The final rule allows states to define essential health benefits that individual and small group insurers must offer; gives insurers more options when reporting their medical loss ratios; and eliminates standardized plan options to maximize innovation.
In separate guidance also issued today, the CMS said it is expanding hardship exemptions for consumers so that people who live in counties with one or no exchange insurer will be exempt from paying the Affordable Care Act’s penalty for not having coverage.
Health insurers have anxiously been waiting for the rule, which is usually released in mid-March. It follows on the heels of other actions by the Trump administration aimed at easing Affordable Care Act regulations in the name of promoting consumer choice, including a proposal to extend the duration of short-term medical plans and expanding access to association health plans that don’t comply with ACA consumer protections.
“Obamacare has serious flaws that ultimately need Congressional action in order to correct, but until the law changes, we won’t stand idly by as Americans suffer, and today’s announcement will offer some relief to Americans who have seen higher premiums and fewer choices since Obamacare was implemented,” CMS Administrator Seema Verma said during a press call on Monday.
In the final rule, the CMS kept much of what it proposed in October. The agency went ahead with its earlier proposal to gives states flexibility to determine the essential health benefits that exchange insurers must offer, but pushed the effective data to 2020 instead of 2019. The extra leeway allows insurers to “create plans that more directly address the needs of (states’) citizens and not a one-size-fits-all D.C. mandate,” Verma said.
The CMS said states may either adopt another state’s 2017 benchmark plan; pick and choose a few elements of another state’s benchmark plan; or completely build a new essential benefits package from scratch so long as the new plan is not too generous and is in line with a “typical employer plan.” The benchmark plan defines what benefits insurers in the state must offer.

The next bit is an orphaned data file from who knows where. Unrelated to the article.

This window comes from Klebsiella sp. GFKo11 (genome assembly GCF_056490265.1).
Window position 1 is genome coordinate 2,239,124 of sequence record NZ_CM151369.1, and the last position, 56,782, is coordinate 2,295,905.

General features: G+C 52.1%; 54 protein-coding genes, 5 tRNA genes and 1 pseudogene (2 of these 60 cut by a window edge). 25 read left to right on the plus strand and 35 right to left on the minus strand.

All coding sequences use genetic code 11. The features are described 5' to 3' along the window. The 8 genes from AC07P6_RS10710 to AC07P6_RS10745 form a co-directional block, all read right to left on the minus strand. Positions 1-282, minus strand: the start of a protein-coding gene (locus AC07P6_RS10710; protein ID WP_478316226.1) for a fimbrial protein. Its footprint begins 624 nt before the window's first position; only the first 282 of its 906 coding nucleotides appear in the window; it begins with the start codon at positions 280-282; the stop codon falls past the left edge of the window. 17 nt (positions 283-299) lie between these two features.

Verma said states are still subject to the ACA requirement that insurers offer 10 essential health benefits, and the flexibility doesn’t mean they may exclude coverage for essential benefits like maternity care or mental health benefits.
Policy experts have warned that allowing states to pick their essential health benefits would lead to a proliferation of skimpier plans on the market. Insurers had complained that the added state flexibility would increase insurance company costs.
The rule also eliminates standardized options starting in 2019 to encourage innovative plan designs among insurers. It also gives states more authority in reviewing qualified health plans for certification standards and eliminates the exchanges’ meaningful difference requirement.
And instead of requiring insurers that intend to increase premiums by 10% or more to submit their rates to regulators for review, the rule increases that rate review threshold to 15%.
Importantly, the rule also eases state and insurer medical-loss-ratio requirements. The CMS will allow states to request changes to the minimum individual market MLR that insurers must meet if states can demonstrate that a lower MLR would help stabilize its market. Insurers covering individuals and employees of small businesses have had to spend at least 80% of their premiums on quality improvement activities and medical claims.
To relieve insurers of identifying, tracking and reporting expenses related to quality improvement activities, the CMS rule would also let insurers continue reporting actual quality improvement activity expenses as they do today, or insurers could opt to report a single amount equal to 0.8% of the insurer’s earned premium for the year for a minimum of three consecutive years.
The agency further said it will implement strong checks to make sure individuals applying for insurance coverage earn the incomes they claim in order to qualify for premium tax credits.